- Around 50% of women in the United States have at least a mild iodine deficiency, which could impact their ability to conceive according to new studies.
- Iodine is an essential nutrient that regulates metabolic activities and is found in foods such as seafood, iodized salt, dairy products, fruits and vegetables.
- Women with moderate to severe iodine deficiency had a 46% reduced chance of becoming pregnant each menstrual cycle compared to women with adequate iodine levels.
- The shift towards vegetarian and vegan diets have led to reduced dietary iodine intake. Health experts recommend women take prenatal vitamins, including iodine, at least three months prior to conception.
- Although the study didn’t conclusively prove that low iodine levels cause infertility, preventative measures are being considered to increase iodine consumption in women of child-bearing age in countries where iodine deficiency is prevalent.
An underwhelming consumption of iodine, a vital nutrient, could be detrimental to a woman’s ability to conceive, according to new studies. This condition appears to be a widespread issue in the United States where nearly 50% of women have at least a mild iodine deficiency.
Role of Iodine in Metabolism and Fertility
An essential nutrient, iodine helps control metabolic activities. Iodine rich foods include seafood, iodized salt, dairy products, as well as fruits and vegetables.
In a recent study involving 467 American women who were trying to conceive, it was discovered that those with a moderate to severe iodine deficiency had a 46 percent lesser chance of getting pregnant during each menstrual cycle as compared to women with adequate iodine levels. Mildly iodine deficient women also seemed to struggle a bit more to conceive.
The research was headed by Dr. James Mills from the U.S. National Institute of Child Health and Human Development. Mills suggest, “Women who are thinking of becoming pregnant may need more iodine.”
Findings Published in Human Reproduction Journal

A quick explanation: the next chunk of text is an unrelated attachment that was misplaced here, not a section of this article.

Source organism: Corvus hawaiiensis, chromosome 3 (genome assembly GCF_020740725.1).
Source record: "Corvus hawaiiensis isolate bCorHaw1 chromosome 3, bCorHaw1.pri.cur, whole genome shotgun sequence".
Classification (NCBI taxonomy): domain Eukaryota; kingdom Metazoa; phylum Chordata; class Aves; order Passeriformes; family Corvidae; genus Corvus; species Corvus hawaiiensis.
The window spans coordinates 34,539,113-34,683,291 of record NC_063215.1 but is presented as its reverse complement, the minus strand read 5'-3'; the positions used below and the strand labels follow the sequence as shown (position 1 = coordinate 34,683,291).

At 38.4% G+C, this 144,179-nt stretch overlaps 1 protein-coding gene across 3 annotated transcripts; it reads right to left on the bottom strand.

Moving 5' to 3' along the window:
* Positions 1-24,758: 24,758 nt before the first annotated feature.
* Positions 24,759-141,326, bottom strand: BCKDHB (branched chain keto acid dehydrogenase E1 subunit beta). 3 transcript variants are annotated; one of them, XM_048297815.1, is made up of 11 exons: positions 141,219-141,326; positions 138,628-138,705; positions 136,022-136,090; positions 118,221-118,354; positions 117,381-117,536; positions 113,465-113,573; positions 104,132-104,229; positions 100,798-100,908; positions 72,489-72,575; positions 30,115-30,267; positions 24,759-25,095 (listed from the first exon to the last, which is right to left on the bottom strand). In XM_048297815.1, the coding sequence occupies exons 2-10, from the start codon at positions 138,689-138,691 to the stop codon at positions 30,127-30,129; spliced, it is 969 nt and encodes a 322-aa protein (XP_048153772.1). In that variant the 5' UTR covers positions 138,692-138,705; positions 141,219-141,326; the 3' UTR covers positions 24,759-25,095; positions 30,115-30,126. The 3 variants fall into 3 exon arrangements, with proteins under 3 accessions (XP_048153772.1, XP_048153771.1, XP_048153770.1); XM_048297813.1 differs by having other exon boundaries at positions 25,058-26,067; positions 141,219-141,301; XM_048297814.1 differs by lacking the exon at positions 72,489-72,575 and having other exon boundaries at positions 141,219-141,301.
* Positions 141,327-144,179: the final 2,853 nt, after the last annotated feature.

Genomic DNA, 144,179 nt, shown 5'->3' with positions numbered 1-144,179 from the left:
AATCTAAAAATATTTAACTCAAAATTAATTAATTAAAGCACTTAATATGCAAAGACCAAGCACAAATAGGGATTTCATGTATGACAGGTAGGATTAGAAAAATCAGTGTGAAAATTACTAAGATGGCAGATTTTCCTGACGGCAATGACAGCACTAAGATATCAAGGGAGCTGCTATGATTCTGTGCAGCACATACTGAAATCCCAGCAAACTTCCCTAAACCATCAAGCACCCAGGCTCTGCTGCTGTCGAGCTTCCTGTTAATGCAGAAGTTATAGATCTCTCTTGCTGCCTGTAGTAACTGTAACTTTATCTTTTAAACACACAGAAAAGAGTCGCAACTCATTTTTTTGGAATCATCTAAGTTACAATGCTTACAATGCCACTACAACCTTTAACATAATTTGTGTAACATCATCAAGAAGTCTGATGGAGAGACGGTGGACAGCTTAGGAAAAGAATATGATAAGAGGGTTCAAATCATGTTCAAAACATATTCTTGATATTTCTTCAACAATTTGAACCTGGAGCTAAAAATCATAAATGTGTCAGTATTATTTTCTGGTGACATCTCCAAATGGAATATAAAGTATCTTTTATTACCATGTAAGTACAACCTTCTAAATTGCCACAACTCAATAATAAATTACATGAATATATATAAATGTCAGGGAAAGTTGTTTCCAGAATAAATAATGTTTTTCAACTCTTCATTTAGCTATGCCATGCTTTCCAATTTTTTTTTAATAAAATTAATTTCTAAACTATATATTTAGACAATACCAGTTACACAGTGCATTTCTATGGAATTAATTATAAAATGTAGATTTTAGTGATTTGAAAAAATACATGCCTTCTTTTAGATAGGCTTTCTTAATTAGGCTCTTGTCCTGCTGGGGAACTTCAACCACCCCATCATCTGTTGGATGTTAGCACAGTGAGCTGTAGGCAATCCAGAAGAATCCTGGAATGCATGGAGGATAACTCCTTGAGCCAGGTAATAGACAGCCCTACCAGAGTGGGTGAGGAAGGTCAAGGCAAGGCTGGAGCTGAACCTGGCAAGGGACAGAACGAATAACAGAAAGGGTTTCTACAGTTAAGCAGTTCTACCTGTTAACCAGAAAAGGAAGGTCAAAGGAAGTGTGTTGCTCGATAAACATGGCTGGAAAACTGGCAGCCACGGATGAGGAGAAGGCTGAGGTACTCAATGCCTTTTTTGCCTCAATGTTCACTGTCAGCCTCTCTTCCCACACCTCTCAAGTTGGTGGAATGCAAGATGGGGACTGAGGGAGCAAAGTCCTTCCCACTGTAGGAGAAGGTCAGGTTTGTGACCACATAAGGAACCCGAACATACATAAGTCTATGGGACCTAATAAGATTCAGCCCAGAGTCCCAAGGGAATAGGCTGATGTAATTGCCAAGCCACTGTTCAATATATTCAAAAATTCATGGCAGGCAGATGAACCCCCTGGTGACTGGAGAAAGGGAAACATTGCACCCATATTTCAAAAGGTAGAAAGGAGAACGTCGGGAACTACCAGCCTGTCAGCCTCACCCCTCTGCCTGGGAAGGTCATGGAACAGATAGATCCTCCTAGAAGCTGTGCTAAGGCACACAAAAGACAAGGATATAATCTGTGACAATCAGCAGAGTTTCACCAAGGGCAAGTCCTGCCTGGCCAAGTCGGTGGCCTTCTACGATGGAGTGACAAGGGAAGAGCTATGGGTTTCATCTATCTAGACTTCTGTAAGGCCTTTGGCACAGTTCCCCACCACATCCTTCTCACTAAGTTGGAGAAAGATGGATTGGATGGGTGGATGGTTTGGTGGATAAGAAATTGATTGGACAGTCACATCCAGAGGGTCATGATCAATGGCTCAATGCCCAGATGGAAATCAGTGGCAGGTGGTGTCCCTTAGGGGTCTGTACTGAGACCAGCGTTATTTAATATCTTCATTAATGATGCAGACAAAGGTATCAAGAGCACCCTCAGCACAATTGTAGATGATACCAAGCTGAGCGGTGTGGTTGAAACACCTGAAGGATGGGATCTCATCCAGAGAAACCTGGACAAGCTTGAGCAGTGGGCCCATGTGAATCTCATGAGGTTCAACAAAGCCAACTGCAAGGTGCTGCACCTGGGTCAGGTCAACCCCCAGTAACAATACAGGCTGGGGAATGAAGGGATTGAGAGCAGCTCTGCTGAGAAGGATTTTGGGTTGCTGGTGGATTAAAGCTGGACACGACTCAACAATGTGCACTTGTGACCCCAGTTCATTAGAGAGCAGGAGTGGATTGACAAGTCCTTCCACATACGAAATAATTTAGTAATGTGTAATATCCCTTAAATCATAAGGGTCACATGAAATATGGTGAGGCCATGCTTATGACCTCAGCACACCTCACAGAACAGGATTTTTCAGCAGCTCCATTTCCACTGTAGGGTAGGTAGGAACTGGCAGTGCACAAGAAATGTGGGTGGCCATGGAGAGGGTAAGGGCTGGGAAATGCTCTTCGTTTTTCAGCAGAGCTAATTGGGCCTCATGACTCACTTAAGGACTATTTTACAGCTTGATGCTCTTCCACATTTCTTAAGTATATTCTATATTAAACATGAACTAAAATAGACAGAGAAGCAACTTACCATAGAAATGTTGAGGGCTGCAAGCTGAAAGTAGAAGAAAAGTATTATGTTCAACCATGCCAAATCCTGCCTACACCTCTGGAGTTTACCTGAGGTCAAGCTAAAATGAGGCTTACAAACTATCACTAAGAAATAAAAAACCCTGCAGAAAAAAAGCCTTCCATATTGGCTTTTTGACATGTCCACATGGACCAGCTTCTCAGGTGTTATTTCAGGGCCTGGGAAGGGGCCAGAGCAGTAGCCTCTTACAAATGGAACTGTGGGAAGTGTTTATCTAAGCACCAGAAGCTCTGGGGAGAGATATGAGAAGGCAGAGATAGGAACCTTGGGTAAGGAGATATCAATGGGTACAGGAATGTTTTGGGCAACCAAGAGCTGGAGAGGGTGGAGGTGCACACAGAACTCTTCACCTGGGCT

The research findings were shared online and they highlight the role nutrition plays in conception. The shift towards vegetarian and vegan diets in recent years has unintentionally contributed to a decrease in iodine consumption.
Nutrition: A Key Factor in Reproduction
Dr. Tomer Singer, in charge of reproductive endocrinology and infertility care at a prominent hospital in New York City, states “The adoption of vegetarian and vegan diets have led to a reduction in dietary iodine consumption.”
Considering that iodine primarily comes from diet – seafood, salt, vegetables and fruits like potatoes, cranberries and strawberries – health experts recommend that women take prenatal vitamins, containing iodine, at least three months prior to conception.
Based on the new research, iodine deficiency is common among women in the United States. In the study, 56 percent of women had adequate iodine levels, while roughly 22 percent were mildly deficient, 21 percent were moderately deficient and 1.7 percent severely deficient.
Consequences and Guidance for Iodine Deficiency
Dr. Mills noted that “Iodine requirements increase during pregnancy, and the fetus depends on this mineral to make thyroid hormone and to ensure normal brain development.”
The research did not conclusively prove that low iodine levels cause infertility. However, if these findings are further confirmed, preventative measures could be taken to enhance iodine consumption in women of child-bearing age in countries where iodine deficiency is prevalent.
Women should strive to maintain healthy iodine levels. “Prenatal vitamins should include 150 micrograms of iodine, as per the guideline of the American Thyroid Association’s 2015 statement. These vitamins should be taken before and during pregnancy, as well as during lactation,” recommends Singer.
Visit the American Thyroid Association for more on iodine deficiency.